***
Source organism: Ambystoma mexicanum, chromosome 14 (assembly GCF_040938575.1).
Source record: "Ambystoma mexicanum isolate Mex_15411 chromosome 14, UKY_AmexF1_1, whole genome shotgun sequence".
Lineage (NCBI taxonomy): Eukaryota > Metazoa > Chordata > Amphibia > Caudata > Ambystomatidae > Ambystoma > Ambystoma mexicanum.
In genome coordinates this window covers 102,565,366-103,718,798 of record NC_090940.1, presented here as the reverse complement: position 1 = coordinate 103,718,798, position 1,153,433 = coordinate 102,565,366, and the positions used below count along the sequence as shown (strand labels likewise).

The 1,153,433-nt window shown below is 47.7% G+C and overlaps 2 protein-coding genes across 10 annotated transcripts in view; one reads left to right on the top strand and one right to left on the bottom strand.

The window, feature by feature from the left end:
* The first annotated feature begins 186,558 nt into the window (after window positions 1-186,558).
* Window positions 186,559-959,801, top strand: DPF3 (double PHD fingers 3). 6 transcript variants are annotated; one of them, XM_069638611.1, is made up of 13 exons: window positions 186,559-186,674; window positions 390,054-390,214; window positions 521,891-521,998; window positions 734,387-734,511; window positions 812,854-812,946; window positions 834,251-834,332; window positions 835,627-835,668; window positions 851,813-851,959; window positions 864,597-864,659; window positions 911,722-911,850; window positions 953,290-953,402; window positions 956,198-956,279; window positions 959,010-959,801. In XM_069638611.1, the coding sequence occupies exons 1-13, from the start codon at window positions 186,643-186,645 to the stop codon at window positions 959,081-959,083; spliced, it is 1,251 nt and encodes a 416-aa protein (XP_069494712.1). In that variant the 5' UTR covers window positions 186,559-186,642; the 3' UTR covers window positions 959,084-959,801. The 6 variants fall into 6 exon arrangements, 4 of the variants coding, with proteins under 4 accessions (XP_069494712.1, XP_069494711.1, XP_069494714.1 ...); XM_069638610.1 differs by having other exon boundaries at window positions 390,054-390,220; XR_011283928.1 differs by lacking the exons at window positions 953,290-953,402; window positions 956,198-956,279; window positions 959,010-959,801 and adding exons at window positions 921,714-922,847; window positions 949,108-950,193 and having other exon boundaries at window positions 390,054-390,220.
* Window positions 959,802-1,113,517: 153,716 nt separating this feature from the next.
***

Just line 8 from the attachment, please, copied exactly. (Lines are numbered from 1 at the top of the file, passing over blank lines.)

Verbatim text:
* Window positions 186,559-959,801, top strand: DPF3 (double PHD fingers 3). 6 transcript variants are annotated; one of them, XM_069638611.1, is made up of 13 exons: window positions 186,559-186,674; window positions 390,054-390,214; window positions 521,891-521,998; window positions 734,387-734,511; window positions 812,854-812,946; window positions 834,251-834,332; window positions 835,627-835,668; window positions 851,813-851,959; window positions 864,597-864,659; window positions 911,722-911,850; window positions 953,290-953,402; window positions 956,198-956,279; window positions 959,010-959,801. In XM_069638611.1, the coding sequence occupies exons 1-13, from the start codon at window positions 186,643-186,645 to the stop codon at window positions 959,081-959,083; spliced, it is 1,251 nt and encodes a 416-aa protein (XP_069494712.1). In that variant the 5' UTR covers window positions 186,559-186,642; the 3' UTR covers window positions 959,084-959,801. The 6 variants fall into 6 exon arrangements, 4 of the variants coding, with proteins under 4 accessions (XP_069494712.1, XP_069494711.1, XP_069494714.1 ...); XM_069638610.1 differs by having other exon boundaries at window positions 390,054-390,220; XR_011283928.1 differs by lacking the exons at window positions 953,290-953,402; window positions 956,198-956,279; window positions 959,010-959,801 and adding exons at window positions 921,714-922,847; window positions 949,108-950,193 and having other exon boundaries at window positions 390,054-390,220.